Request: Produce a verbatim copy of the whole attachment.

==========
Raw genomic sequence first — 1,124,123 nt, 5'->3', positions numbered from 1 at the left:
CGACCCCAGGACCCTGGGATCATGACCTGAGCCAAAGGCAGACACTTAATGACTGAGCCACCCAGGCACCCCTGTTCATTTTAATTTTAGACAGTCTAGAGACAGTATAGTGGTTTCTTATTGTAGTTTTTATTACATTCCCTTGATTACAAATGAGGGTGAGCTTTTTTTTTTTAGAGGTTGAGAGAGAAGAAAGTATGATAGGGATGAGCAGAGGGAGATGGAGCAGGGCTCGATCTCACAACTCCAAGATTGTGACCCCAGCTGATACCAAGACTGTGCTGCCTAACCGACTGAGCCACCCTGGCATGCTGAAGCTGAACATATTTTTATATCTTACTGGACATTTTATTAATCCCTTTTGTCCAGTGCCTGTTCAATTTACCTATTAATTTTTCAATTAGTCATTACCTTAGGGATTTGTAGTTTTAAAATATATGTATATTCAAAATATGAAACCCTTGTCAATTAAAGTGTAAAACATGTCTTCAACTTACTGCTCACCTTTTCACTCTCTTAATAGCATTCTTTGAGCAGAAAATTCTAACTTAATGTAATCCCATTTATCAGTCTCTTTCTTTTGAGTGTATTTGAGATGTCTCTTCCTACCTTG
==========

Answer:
Raw genomic sequence first — 1,124,123 nt, 5'->3', positions numbered from 1 at the left:
CGACCCCAGGACCCTGGGATCATGACCTGAGCCAAAGGCAGACACTTAATGACTGAGCCACCCAGGCACCCCTGTTCATTTTAATTTTAGACAGTCTAGAGACAGTATAGTGGTTTCTTATTGTAGTTTTTATTACATTCCCTTGATTACAAATGAGGGTGAGCTTTTTTTTTTTAGAGGTTGAGAGAGAAGAAAGTATGATAGGGATGAGCAGAGGGAGATGGAGCAGGGCTCGATCTCACAACTCCAAGATTGTGACCCCAGCTGATACCAAGACTGTGCTGCCTAACCGACTGAGCCACCCTGGCATGCTGAAGCTGAACATATTTTTATATCTTACTGGACATTTTATTAATCCCTTTTGTCCAGTGCCTGTTCAATTTACCTATTAATTTTTCAATTAGTCATTACCTTAGGGATTTGTAGTTTTAAAATATATGTATATTCAAAATATGAAACCCTTGTCAATTAAAGTGTAAAACATGTCTTCAACTTACTGCTCACCTTTTCACTCTCTTAATAGCATTCTTTGAGCAGAAAATTCTAACTTAATGTAATCCCATTTATCAGTCTCTTTCTTTTGAGTGTATTTGAGATGTCTCTTCCTACCTTG